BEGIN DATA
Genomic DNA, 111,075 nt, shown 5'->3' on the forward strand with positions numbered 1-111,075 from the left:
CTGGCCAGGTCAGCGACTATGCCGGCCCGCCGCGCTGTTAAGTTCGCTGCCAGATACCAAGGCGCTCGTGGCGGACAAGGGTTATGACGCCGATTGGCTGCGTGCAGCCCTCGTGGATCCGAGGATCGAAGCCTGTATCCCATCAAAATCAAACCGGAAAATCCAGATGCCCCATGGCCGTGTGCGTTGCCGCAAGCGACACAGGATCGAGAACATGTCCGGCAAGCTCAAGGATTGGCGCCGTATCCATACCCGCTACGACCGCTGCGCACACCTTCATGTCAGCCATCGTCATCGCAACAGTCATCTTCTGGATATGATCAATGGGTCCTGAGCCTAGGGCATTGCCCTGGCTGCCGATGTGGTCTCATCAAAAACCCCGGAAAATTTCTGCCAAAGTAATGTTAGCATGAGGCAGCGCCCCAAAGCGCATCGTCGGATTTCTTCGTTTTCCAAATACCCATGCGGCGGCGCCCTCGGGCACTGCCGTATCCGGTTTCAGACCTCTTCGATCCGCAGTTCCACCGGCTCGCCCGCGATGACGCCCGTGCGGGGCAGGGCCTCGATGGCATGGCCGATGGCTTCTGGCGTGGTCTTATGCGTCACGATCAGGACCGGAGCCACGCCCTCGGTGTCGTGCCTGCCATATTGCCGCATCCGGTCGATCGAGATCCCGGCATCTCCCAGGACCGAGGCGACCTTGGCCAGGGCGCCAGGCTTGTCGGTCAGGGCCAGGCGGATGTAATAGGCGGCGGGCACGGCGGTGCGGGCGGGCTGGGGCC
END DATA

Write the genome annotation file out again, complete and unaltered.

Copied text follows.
Genomic DNA, 111,075 nt, shown 5'->3' on the forward strand with positions numbered 1-111,075 from the left:
CTGGCCAGGTCAGCGACTATGCCGGCCCGCCGCGCTGTTAAGTTCGCTGCCAGATACCAAGGCGCTCGTGGCGGACAAGGGTTATGACGCCGATTGGCTGCGTGCAGCCCTCGTGGATCCGAGGATCGAAGCCTGTATCCCATCAAAATCAAACCGGAAAATCCAGATGCCCCATGGCCGTGTGCGTTGCCGCAAGCGACACAGGATCGAGAACATGTCCGGCAAGCTCAAGGATTGGCGCCGTATCCATACCCGCTACGACCGCTGCGCACACCTTCATGTCAGCCATCGTCATCGCAACAGTCATCTTCTGGATATGATCAATGGGTCCTGAGCCTAGGGCATTGCCCTGGCTGCCGATGTGGTCTCATCAAAAACCCCGGAAAATTTCTGCCAAAGTAATGTTAGCATGAGGCAGCGCCCCAAAGCGCATCGTCGGATTTCTTCGTTTTCCAAATACCCATGCGGCGGCGCCCTCGGGCACTGCCGTATCCGGTTTCAGACCTCTTCGATCCGCAGTTCCACCGGCTCGCCCGCGATGACGCCCGTGCGGGGCAGGGCCTCGATGGCATGGCCGATGGCTTCTGGCGTGGTCTTATGCGTCACGATCAGGACCGGAGCCACGCCCTCGGTGTCGTGCCTGCCATATTGCCGCATCCGGTCGATCGAGATCCCGGCATCTCCCAGGACCGAGGCGACCTTGGCCAGGGCGCCAGGCTTGTCGGTCAGGGCCAGGCGGATGTAATAGGCGGCGGGCACGGCGGTGCGGGCGGGCTGGGGCC